• GPRS Short for General Packet Radio Service, a standard for wireless communications which runs at speeds up to 115 kilobits per second, compared with current GSM (Global System for Mobile Communications) systems' 9.6 kilobits. GPRS, which supports a wide range of bandwidths, is an efficient use of limited bandwidth and is particularly suited for sending and receiving small bursts of data, such as e-mail and Web browsing, as well as large volumes of data.
    • H.264 H.264, or MPEG-4 Part 10, is a high compression digital video codec standard written by the ITU-T Video Coding Experts Group (VCEG) together with the ISO/IEC Moving Picture Experts Group (MPEG) as the product of a collective partnership effort known as the Joint Video Team (JVT). The ITU-T H.264 standard and the ISO/IEC MPEG-4 Part 10 standard (formally, ISO/IEC 14496-10) are technically identical, and the technology is also known as AVC, for Advanced Video Coding. The final drafting work on the first version of the standard was completed in May of 2003.
    • Hertz (Hz) the frequency of electrical vibrations (cycles) per second. One Hz is equal to one cycle per second.
    • Hotspot A specific geographic location in which an access point provides public wireless broadband network services to mobile visitors through a WLAN. Hotspots are often located in heavily populated places such as airports, train stations, libraries, marinas, conventions centers and hotels. Hotspots typically have a short range of access.
    • ID3 Digital audio files can contain, in addition to the audio track, related text and/or graphical information. The ID3 tag is a 128-byte piece of extra data (metadata), or a tag, that is added to an MP3 file (the actual location of the tag may vary) and that contains information about the file such as the name of the piece of music, the artist, the genre, and so on. This information may be displayed when playing a digital audio file on a computer or portable device. Without an ID3 tag, an MP3 would be recognizable only by the name of the file itself. ID3 tags are important to playlists because they identify pieces of music. The process of including information other than sound into these digital audio files is commonly referred to as “tagging” in which you “tag” the audio file with additional information that describes the audio file. The original standard for tagging digital files was developed in 1996 by Eric Kemp and he coined the term ID3. At that time ID3 simply meant “IDentify an MP3”. Those new to digital music may assume that only MP3 files have ID3 tags and that other audio formats (AAC, WMA, Ogg Vorbis, etc.) must therefore have some different tagging methodology. This confusion comes from ID3 being so closely associated to the MP3 audio compression format. The ID3 tagging standard gained wide acceptance because of the popularity of the MP3 file format and became the de facto standard way to tag audio files of any format. ID3 is simply a prescribed method for storing information into a file, any file, but usually an audio file.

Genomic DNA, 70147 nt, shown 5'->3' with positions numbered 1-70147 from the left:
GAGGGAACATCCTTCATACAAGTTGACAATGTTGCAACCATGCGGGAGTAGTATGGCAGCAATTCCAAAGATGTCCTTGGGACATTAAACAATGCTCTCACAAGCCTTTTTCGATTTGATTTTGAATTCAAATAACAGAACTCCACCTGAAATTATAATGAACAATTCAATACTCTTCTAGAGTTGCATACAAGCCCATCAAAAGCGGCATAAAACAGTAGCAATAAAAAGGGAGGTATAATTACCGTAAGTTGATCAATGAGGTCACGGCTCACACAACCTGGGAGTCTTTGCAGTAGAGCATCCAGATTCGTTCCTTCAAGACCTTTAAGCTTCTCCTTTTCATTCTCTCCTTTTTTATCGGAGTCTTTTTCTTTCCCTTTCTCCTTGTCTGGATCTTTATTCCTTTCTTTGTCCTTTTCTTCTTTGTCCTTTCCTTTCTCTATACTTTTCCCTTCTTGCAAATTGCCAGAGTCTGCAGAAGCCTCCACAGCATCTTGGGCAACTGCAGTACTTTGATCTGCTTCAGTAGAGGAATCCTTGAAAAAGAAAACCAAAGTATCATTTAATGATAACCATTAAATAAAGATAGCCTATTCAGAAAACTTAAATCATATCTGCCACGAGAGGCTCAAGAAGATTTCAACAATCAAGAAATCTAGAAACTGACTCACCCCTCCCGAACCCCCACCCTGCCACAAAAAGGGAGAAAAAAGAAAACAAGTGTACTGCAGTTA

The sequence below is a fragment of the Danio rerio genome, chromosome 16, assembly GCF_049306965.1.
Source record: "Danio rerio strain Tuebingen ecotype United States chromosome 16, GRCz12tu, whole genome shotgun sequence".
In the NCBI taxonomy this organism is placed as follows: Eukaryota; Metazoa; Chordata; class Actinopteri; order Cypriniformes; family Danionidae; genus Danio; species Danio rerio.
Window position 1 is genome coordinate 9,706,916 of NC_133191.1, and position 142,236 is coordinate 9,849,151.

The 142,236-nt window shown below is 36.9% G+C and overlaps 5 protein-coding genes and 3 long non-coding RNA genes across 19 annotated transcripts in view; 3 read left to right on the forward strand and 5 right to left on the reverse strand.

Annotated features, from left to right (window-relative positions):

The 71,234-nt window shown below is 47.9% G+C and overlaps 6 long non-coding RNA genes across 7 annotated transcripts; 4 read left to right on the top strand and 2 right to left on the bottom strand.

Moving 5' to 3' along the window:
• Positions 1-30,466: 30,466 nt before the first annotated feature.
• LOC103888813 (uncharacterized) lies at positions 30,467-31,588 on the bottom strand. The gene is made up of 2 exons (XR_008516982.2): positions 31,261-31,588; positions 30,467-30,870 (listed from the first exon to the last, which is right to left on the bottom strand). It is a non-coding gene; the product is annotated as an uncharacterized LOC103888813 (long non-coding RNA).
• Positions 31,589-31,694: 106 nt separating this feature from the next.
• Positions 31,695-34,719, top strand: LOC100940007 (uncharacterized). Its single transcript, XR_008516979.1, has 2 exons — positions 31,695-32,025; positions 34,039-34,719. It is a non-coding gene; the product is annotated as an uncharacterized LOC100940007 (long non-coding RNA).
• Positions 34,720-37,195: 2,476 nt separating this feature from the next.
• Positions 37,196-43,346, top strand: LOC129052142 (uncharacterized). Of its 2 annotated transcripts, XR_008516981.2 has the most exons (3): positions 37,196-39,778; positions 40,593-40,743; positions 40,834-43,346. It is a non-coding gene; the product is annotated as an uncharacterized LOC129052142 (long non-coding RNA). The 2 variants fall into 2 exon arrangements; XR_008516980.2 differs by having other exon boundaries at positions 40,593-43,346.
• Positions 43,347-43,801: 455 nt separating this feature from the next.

• IF An intermediate frequency (IF) is a frequency to which a carrier frequency is shifted as an intermediate step in transmission or reception. It is the beat frequency between the signal and the local oscillator in a radio detection system. IF is also the name of a stage in a super heterodyne receiver. It is where an incoming signal is amplified before final detection is done. There may be several such stages in a superhet radio receiver. Widely used IF frequencies are 10.7 MHz (FM Radio), 455 kHz (AM Radio). Other common IF frequencies are 240 MHz (Cellular/WLAN), 140 MHz (Cellular/WLAN), 70 MHz (Cellular), and various frequencies in the range 35-45 MHz (TV).